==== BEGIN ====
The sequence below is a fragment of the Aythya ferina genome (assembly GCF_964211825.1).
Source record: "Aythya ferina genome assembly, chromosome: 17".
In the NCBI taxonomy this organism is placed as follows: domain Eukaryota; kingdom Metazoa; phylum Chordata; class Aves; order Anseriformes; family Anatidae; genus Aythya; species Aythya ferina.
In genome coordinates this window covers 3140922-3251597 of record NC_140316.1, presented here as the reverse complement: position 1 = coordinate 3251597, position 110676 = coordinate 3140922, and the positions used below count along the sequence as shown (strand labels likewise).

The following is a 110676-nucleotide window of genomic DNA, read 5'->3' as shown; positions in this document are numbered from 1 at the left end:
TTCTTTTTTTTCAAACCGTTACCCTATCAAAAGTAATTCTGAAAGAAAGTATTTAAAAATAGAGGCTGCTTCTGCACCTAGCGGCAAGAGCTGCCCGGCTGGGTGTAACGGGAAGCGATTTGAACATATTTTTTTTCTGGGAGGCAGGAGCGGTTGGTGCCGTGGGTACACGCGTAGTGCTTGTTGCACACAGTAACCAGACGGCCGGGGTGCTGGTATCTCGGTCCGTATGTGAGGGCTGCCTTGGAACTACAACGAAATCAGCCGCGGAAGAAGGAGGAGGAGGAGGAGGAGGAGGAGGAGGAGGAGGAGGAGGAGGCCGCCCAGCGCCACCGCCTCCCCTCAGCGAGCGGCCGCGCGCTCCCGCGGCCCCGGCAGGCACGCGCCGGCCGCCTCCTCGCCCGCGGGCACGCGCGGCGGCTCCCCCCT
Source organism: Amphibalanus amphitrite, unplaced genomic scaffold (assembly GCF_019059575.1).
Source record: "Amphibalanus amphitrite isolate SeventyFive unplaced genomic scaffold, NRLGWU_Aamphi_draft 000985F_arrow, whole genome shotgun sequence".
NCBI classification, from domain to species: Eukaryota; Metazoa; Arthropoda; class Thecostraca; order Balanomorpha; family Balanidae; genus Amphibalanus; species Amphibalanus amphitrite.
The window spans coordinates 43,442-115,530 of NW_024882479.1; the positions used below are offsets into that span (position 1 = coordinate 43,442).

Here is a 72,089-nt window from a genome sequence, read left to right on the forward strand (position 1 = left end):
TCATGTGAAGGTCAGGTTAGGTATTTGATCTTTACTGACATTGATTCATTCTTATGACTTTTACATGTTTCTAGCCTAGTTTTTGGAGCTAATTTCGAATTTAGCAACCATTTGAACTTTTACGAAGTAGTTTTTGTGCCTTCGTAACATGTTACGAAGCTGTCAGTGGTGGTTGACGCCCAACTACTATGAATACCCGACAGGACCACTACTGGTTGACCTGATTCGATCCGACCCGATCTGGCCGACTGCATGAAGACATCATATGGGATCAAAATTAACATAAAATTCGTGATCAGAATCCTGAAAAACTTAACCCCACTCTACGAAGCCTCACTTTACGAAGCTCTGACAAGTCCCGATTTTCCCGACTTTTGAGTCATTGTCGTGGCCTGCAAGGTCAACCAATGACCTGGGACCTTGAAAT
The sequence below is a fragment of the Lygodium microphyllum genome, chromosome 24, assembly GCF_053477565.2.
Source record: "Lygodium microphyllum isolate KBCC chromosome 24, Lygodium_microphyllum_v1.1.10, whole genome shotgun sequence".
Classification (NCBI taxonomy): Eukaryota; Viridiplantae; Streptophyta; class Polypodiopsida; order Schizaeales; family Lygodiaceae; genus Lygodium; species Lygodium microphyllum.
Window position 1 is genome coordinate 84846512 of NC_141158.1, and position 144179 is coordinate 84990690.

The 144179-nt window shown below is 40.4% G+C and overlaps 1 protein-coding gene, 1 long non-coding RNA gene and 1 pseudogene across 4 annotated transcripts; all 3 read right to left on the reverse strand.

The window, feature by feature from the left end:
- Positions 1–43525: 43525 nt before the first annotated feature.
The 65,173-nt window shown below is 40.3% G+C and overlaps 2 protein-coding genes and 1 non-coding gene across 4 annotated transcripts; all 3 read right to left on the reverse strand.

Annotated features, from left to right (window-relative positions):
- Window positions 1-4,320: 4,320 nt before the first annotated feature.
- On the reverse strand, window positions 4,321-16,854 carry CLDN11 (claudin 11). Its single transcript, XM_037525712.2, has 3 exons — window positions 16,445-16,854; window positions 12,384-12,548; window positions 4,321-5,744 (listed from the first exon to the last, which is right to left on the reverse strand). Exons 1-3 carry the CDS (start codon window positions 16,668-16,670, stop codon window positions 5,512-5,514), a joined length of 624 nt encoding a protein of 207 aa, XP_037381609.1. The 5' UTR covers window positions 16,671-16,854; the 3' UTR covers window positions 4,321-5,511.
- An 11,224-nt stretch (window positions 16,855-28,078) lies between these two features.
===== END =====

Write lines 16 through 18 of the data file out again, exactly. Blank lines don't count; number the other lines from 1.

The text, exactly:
Window position 1 is genome coordinate 84846512 of NC_141158.1, and position 144179 is coordinate 84990690.

The 144179-nt window shown below is 40.4% G+C and overlaps 1 protein-coding gene, 1 long non-coding RNA gene and 1 pseudogene across 4 annotated transcripts; all 3 read right to left on the reverse strand.

The window, feature by feature from the left end: